Nightmares of Cambodia

Nightmares of Cambodia.jpg

They had been chased out of the city. His father was dead. His brother. Even his little sister they had killed. Now it was just him and his mother. Slaves in the countryside. The Khmer Rouge had taken advantage of the American bombs and the fear of an external enemy far more powerful. Now they were in control.

He had to go out in the early morning, before light broke. The guards were tired after a long night, less attentive. If he was not back before sunrise they would kill them both.

Please, don’t, it’s too dangerous! His mother had begged him. She was asleep when he left. The hunger made him. He passed the guarded zone, but the forest was even worse. Landmines. There were landmines everywhere.

The night was dark. No stars. No moon. Just darkness. That was good, he was more difficult to see. Mushrooms. He picked one up. Poisonous. He dropped it and moved on. Something moved. A spider. He went closer. It was not big enough to fill his stomach, but it would be a mouthful for his mother. He had to be careful. Kill it before it bit him.

He saw a glow in a distance. A greenish light in the darkness.

It couldn’t be. It mustn’t be.

He crouched. The glow came closer. He saw a face.

It was.

A beautiful woman’s face, but she had no body. A head hovering in the air. Her heart was hanging underneath her.

Ahp. Krasue, as his grandfather had called her.

She was even more terrifying than the guards. More dangerous than bombs. More horrible than landmines.

He threw himself down. She moved closer. A moan of suffering escaped her mouth as she passed right above him. Long. Deep. She was searching for blood.

She stopped, as if she was listening. Searching.  He didn’t move. He didn’t blink. He didn’t breath. He could see the green light on his hands in front of him. He could feel her presence, her bloodthirst. Her evil.

He lay there for a long time. She could come back. She could be waiting. Light. Daybreak. He got up. Looking around, unsure if she was still there. He ran. He saw guards in the distance. He moved from bush to bush, crouching, creeping. His mother was still sleeping when he entered the hut. She would be hungry today as well. He had made it back, but he was not safe. They never were.

Tears of Blood


    1. Thank you for coming in. He got away from the monster at least. She *is* interesting, I found her looking into south east Asian myths. There seems to be quite a few movies about her as well.


  1. I like the short sentences. Economy is rare, sadly. My favorite Hemingway bit he wrote on a bar napkin: “For sale: baby shoes, never worn.”

    Liked by 1 person

  2. We never got to Cambodia. It was off limits at the time, and what we didn’t know when sitting on the beach watching the American warplanes heading for Vietnam was that they were headed for Cambodia and Laos.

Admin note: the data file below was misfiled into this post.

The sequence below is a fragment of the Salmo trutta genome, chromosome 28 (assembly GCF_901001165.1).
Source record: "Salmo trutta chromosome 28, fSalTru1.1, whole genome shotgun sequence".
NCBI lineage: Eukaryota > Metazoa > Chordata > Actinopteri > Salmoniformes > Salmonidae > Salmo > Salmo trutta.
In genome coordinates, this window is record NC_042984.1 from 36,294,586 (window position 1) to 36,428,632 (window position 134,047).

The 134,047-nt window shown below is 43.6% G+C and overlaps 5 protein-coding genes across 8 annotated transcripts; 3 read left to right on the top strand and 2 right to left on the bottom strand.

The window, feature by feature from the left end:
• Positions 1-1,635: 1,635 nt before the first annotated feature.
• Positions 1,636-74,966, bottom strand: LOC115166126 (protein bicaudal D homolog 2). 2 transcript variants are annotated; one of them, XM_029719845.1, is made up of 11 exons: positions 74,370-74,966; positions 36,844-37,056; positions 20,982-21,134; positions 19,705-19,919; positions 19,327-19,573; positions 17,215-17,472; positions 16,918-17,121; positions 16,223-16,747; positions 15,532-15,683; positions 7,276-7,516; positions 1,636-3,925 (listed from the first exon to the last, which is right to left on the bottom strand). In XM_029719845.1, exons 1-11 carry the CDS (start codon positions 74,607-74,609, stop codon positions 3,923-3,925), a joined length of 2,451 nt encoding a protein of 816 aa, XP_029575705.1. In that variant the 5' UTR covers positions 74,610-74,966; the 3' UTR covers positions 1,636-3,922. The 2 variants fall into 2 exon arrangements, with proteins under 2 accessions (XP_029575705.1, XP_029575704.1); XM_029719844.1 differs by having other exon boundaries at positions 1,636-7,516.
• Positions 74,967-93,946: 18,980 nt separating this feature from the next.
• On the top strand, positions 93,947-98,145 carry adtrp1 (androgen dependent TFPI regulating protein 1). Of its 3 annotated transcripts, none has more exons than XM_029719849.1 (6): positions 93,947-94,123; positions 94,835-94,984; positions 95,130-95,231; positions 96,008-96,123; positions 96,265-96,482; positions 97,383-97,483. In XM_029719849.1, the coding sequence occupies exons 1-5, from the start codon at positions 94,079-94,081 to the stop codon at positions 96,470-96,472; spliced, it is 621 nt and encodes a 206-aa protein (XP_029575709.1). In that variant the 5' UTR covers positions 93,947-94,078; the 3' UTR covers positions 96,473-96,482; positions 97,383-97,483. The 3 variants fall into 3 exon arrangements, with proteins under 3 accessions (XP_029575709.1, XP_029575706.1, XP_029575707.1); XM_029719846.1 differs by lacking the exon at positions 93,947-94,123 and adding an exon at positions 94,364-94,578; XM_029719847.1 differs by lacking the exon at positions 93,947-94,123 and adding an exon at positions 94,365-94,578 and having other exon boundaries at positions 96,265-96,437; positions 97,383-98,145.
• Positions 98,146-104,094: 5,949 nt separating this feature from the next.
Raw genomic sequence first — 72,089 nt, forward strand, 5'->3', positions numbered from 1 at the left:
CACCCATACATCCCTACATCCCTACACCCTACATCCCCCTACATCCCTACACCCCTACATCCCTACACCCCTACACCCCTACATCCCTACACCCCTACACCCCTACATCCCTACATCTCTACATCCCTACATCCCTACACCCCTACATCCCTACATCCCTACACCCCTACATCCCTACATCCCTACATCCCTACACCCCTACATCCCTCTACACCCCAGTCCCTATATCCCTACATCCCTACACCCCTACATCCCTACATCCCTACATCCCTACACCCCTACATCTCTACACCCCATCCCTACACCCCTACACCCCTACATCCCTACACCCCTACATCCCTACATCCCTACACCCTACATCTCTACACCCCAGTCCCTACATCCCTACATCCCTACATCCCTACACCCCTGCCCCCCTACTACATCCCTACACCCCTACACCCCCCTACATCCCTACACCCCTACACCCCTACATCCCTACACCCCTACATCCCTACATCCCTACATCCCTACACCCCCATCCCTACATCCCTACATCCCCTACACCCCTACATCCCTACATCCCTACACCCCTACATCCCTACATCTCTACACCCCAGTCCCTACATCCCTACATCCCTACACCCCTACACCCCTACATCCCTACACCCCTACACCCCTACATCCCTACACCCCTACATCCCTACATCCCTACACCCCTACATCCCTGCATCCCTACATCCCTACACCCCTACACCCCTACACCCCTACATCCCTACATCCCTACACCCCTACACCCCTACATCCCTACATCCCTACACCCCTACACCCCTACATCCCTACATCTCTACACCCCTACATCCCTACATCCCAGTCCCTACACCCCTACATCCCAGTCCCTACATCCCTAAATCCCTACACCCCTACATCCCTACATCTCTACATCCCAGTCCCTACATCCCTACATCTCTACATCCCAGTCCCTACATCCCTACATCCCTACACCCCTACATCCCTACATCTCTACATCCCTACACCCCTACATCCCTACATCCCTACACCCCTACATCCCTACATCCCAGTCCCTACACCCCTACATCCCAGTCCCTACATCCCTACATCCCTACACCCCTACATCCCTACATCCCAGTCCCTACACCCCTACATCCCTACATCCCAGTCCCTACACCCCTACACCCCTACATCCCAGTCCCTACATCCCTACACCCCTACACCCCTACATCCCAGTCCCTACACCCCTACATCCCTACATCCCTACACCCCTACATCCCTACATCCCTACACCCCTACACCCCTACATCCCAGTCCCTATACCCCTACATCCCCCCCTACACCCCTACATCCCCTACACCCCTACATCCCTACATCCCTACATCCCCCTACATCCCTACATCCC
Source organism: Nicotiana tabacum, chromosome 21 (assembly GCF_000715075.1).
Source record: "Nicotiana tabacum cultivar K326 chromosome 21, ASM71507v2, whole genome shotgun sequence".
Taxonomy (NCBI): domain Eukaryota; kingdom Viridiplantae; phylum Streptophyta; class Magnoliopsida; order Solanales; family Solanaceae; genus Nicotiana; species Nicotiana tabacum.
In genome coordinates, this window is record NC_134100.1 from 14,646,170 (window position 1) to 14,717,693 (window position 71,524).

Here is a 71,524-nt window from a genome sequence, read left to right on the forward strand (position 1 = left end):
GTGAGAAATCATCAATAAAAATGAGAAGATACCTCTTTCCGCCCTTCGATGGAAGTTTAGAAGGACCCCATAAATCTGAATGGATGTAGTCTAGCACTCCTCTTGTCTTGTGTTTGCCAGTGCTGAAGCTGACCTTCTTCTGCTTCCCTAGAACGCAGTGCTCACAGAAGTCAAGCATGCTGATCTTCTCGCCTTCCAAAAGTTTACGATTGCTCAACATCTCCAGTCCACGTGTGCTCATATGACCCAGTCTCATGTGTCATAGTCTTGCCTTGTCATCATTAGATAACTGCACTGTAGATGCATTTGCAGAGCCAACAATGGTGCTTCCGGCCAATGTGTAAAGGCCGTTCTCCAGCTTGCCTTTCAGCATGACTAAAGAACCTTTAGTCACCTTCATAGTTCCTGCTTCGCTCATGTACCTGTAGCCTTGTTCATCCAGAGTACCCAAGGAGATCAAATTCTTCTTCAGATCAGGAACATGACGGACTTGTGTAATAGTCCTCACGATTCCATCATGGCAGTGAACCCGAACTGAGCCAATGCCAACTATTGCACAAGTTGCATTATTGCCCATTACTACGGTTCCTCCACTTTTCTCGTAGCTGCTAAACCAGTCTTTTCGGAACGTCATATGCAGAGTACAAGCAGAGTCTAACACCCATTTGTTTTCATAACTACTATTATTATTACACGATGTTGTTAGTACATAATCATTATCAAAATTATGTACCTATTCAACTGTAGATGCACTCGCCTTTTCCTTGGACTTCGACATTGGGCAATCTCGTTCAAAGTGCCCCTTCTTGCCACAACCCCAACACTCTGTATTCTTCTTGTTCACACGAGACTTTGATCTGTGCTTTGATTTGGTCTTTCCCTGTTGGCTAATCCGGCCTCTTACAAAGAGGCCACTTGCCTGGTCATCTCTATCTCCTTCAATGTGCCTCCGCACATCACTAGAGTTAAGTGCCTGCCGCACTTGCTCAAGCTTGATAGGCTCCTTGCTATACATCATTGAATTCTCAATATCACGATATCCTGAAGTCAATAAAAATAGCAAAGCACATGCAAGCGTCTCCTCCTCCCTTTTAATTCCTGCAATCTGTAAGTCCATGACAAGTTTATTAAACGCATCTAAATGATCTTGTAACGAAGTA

And I find your illustrations have a lightness and fluidity to them, that is far more than just wet paper!

    Liked by 1 person

    1. Don’t worry, I have to accept new commenters;) Thank you! It seems no one knew at the time. Horrible chapter of history, this one. I was in Cambodia a few years after the civil war ended, and you could still see the consecuences. Now we have Iraq, and the lateral effects in Syria. Any governmet invading other countries is unacceptable. When will people learn?


  3. I just learned something new today, and when it comes to folklore I’m always wanting to know more! Just looked into the Krasue after reading this, a disembodied woman’s head with her internal organs trailing behind her? Wow. Now that is seriously grim. Great story!

    Liked by 1 person

    1. I found her looking around the net for inspiration, and my search was over. Being able to comment on what happened in Cambodia made it even better. Three monsters in one in this one, scary as hell.

      Liked by 1 person

  4. Hi Fawn,

    I am someone who worked in Khao-I-Dang 1 and with the H’Mong as well. You are getting at what they believe and ghosts and spirits can kill people. I have no doubt about that and as to the question of rather or not demons are real, well, to me anyway, that is beside the point. The only thing I know is that people end up dead. Those that are familiar with the area understand. The medical term is “SADS”: Sudden Adult Death Syndrome. We don’t know why healthy, relatively young people die in their sleep, but the Southeast Asians do. Thanks. Duke

    Liked by 1 person

    1. Hi! Interesting. I believe in rational explainations, but rational explanaitions sometimes end up being extremely surprising. Who knows what’s behind this problem.
      I found the Ahp creature online, and liked it a lot. I’ve been to Cambodia many years ago, so I especially enjoyed making this story. Thank you for commenting!


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